• Owen Johnson

Tips, Tricks and Suggestions for New Photographers

Updated: Feb 17

Here we are! The quintessential photography article! However, mine is different because they are thoughts designed and distributed by myself. Here are a few things I recommend every budding digital photographer should consider.


Get one of these things. Seriously. An SD card case. Get one now, save a headache later.

Honestly, it's one of the best purchases I've made as a photographer next to my camera.

These cases provide several things. First, they provide protection and help keep them from getting lost at the bottom of your jeans pockets. SD cards are still just little bits of plastic with some metal pieces inside. While they're generally durable, they won't survive anything, and when you've got a million dollar shot on an SD card, you're going to want to have bought a fifteen dollar case. I think this one I have is even waterproof at certain depths. I mean honestly that silver card I have in there has been through the washing machine more than a couple of times and hasn't died, but I'm happy to have the extra protection.


Another great thing about these is that they can help you keep organized. It's not like you can put a list of whats on any given card actually on the card, so I know if I have a card on the right side that it should be saved, and the ones on the left can be formatted if need be. Anyways. Get one. Incredibly helpful. Be careful about keeping all your eggs in one basket though because if you have everything in one case and lose it, well, adios to your cards. And photos. And videos. And sanity.


Learn the Full Manual Setting On Your Camera as Soon as You Can

While it's tempting to keep it on one of the semi-auto settings like Tv or the like, even full auto, the manual setting on your camera is incredibly powerful, and learning to use it (and use it well) is not only a marketable skill, it can be tons of fun and allow you more creativity. If you're shooting with a DSLR, try learning to go full manual, including manual focus. This sets a divider between amateurs and seasoned photographers.



Shoot photos in RAW

If your camera supports shooting in RAW image files, turn it on. You'll want a relatively large SD card, but it's worth it. Without shooting in RAW, your image files can be between 1MB and about 7MB. When shooting in RAW your image file sizes can be between 10MB and upwards of even 50MB depending on your camera's sensor and what you're taking photos of. Why would you want each image to take up so much space?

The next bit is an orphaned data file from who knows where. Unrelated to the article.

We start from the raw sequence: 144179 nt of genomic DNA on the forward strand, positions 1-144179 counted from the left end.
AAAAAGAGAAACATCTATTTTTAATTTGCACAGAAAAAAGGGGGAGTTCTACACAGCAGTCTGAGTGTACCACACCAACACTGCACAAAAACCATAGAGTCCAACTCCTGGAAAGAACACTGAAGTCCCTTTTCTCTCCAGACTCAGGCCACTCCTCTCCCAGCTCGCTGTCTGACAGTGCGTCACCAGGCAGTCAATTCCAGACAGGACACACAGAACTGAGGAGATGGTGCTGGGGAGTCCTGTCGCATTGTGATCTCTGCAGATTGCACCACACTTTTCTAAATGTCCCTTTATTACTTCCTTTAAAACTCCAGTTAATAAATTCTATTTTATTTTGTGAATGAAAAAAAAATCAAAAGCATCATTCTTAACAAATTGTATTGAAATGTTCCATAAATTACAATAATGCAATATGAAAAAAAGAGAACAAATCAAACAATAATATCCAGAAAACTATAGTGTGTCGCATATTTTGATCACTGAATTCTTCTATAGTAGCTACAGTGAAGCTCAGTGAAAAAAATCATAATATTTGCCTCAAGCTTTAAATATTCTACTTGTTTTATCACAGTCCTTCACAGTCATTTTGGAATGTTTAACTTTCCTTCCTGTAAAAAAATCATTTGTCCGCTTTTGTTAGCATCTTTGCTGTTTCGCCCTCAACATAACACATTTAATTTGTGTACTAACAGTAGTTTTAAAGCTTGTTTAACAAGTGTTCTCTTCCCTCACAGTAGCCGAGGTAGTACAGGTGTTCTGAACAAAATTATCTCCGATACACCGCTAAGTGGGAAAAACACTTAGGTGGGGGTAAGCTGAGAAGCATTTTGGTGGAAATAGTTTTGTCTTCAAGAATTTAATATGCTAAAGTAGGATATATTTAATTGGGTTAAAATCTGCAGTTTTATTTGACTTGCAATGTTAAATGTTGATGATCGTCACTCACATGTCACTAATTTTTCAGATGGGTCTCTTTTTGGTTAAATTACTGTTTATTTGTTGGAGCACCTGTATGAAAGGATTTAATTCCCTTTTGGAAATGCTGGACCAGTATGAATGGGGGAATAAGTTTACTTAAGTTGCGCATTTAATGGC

When you're editing your photos afterward, you'll thank yourself dozens of times over. The amount of data saved in a RAW image file is so much higher than a JPEG that if you brighten a nearly black RAW image, you'll still find detail in there. It makes editing photos way more fun because you have so much more room, and it makes shooting photos easier. You don't need to worry as much about getting your light settings right on the first try, because you have so much more power in post-processing.



Practice Taking Photos of People

It can be immensely challenging to take photos of people, because it just feels weird. At least at first, it feels awkward, and they might feel awkward, and its all just a big messy situation you can avoid by just taking photos of flowers and lakes and trees.

However, if you practice, you quickly learn personal strategies for dealing with this. I'm certainly not an expert, but after going to the skatepark and taking photos of random strangers for a little while, I feel more comfortable and I consider myself a stronger photographer.

You can start practicing by taking photos of friends or family members, this way you can feel more comfortable and start the emotional process of learning what taking portraits feels like. Once you start to get the hang of posed portraits, try taking candid photos of those same friends and family. The goal here is to make them feel as comfortable as they can so that they look as natural in their environment as they can for your photo. This takes some work on the photographer's part but is well worth it.

Once you get the hang of it, head out there. Always be mindful of yourself and who is around you, and be safe. Always at least try to get permission from your subject, and take some great photos. I like to offer to email any good ones to my subject. This motivates them to work with you and makes them feel more comfortable.



Start Learning to Process your Images

I started learning what image processing was using the stock iPhone app. I would play around with brightness, contrast, saturation, the usual characters. That's fine and all, but when you have RAW images, you need more power. For those with a Mac, even the stock Mac Photos app has a RAW image processor and will allow you to make edits there. That's where I learned what the tools like curves and brilliance and scopes were.

If you really plan on going in on photography, try to get Adobe Lightroom or the Adobe Creative Suite. Lightroom is my go-to for editing all of my images. It has a ton of power, has a comfy interface, good organizational tools, and even a way to make edits in photoshop which are automatically incorporated back into Lightroom when you're done. Editing your photos can elevate them from cool images into true works of art. Make your instagram pop.



Stick With It.

Maybe you're feeling overwhelmed right now, new camera in hand, so many things to learn, so many more to screw up, and all for what, pictures?

Please believe me when I say that it is all worth it. Finally snapping a photo that you really really love, thats a feeling all of its own. Stick with it and jump in. The important part is that you get to express yourself and show everyone what the world looks like through your eyes. Also get that SD case.

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